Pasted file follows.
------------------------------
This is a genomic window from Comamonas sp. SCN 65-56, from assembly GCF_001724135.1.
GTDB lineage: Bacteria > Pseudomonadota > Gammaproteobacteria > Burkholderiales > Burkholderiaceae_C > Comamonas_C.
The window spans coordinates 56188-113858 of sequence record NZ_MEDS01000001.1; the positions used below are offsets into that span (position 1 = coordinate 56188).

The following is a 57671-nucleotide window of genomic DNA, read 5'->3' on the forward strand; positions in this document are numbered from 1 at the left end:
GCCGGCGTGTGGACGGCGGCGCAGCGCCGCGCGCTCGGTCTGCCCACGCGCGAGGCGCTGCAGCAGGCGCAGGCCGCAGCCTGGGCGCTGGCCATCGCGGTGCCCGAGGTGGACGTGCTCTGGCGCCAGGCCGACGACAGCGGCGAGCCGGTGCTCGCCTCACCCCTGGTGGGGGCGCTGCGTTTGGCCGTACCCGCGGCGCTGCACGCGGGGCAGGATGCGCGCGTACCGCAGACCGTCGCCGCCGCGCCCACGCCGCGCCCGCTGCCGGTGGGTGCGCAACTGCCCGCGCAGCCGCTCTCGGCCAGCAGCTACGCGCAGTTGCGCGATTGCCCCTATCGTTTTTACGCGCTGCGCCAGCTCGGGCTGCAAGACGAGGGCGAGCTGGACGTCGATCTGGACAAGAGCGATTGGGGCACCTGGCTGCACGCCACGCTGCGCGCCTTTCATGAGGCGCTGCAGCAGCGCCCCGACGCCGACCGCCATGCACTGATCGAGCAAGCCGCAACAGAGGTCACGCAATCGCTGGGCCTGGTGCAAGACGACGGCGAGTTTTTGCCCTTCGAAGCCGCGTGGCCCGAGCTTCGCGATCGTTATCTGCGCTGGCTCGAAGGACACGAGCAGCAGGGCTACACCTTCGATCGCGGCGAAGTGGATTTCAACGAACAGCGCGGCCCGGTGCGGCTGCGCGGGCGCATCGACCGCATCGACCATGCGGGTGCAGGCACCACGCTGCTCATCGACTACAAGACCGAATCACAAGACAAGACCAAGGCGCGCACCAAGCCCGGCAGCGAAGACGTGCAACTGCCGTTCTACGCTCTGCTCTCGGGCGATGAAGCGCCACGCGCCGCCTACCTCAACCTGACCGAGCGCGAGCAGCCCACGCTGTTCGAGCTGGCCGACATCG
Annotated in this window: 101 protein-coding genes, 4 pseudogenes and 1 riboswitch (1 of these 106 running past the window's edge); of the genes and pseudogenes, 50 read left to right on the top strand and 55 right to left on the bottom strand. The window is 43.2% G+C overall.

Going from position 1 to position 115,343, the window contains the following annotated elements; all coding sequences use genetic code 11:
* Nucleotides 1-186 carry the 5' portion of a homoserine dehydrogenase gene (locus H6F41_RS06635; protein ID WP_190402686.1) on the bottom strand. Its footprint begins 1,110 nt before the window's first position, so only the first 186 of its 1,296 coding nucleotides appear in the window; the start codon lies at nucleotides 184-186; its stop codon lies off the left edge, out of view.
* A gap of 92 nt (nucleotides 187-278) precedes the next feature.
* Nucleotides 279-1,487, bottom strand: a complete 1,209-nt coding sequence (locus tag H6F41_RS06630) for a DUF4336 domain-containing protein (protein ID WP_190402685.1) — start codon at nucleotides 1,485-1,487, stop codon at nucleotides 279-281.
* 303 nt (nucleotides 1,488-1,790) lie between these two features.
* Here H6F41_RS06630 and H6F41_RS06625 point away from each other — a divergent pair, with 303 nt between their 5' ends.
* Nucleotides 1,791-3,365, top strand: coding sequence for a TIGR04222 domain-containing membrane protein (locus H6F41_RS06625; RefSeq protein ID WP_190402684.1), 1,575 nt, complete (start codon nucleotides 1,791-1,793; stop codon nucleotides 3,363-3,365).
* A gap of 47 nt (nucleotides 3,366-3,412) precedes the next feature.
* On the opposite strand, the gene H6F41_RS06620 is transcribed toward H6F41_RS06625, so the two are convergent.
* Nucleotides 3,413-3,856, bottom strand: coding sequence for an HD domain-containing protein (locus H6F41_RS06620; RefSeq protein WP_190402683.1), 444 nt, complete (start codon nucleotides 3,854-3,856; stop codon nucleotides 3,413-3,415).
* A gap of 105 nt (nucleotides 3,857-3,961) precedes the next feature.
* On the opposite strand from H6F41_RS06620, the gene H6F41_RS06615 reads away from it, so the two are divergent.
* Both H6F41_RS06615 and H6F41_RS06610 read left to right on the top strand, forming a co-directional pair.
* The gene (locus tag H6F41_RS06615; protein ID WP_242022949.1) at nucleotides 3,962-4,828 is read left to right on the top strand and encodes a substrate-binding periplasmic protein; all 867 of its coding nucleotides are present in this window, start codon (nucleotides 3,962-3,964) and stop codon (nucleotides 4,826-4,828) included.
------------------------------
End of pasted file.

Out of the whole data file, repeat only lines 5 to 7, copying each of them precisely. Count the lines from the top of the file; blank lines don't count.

GCCGGCGTGTGGACGGCGGCGCAGCGCCGCGCGCTCGGTCTGCCCACGCGCGAGGCGCTGCAGCAGGCGCAGGCCGCAGCCTGGGCGCTGGCCATCGCGGTGCCCGAGGTGGACGTGCTCTGGCGCCAGGCCGACGACAGCGGCGAGCCGGTGCTCGCCTCACCCCTGGTGGGGGCGCTGCGTTTGGCCGTACCCGCGGCGCTGCACGCGGGGCAGGATGCGCGCGTACCGCAGACCGTCGCCGCCGCGCCCACGCCGCGCCCGCTGCCGGTGGGTGCGCAACTGCCCGCGCAGCCGCTCTCGGCCAGCAGCTACGCGCAGTTGCGCGATTGCCCCTATCGTTTTTACGCGCTGCGCCAGCTCGGGCTGCAAGACGAGGGCGAGCTGGACGTCGATCTGGACAAGAGCGATTGGGGCACCTGGCTGCACGCCACGCTGCGCGCCTTTCATGAGGCGCTGCAGCAGCGCCCCGACGCCGACCGCCATGCACTGATCGAGCAAGCCGCAACAGAGGTCACGCAATCGCTGGGCCTGGTGCAAGACGACGGCGAGTTTTTGCCCTTCGAAGCCGCGTGGCCCGAGCTTCGCGATCGTTATCTGCGCTGGCTCGAAGGACACGAGCAGCAGGGCTACACCTTCGATCGCGGCGAAGTGGATTTCAACGAACAGCGCGGCCCGGTGCGGCTGCGCGGGCGCATCGACCGCATCGACCATGCGGGTGCAGGCACCACGCTGCTCATCGACTACAAGACCGAATCACAAGACAAGACCAAGGCGCGCACCAAGCCCGGCAGCGAAGACGTGCAACTGCCGTTCTACGCTCTGCTCTCGGGCGATGAAGCGCCACGCGCCGCCTACCTCAACCTGACCGAGCGCGAGCAGCCCACGCTGTTCGAGCTGGCCGACATCG
Annotated in this window: 101 protein-coding genes, 4 pseudogenes and 1 riboswitch (1 of these 106 running past the window's edge); of the genes and pseudogenes, 50 read left to right on the top strand and 55 right to left on the bottom strand. The window is 43.2% G+C overall.

Going from position 1 to position 115,343, the window contains the following annotated elements; all coding sequences use genetic code 11: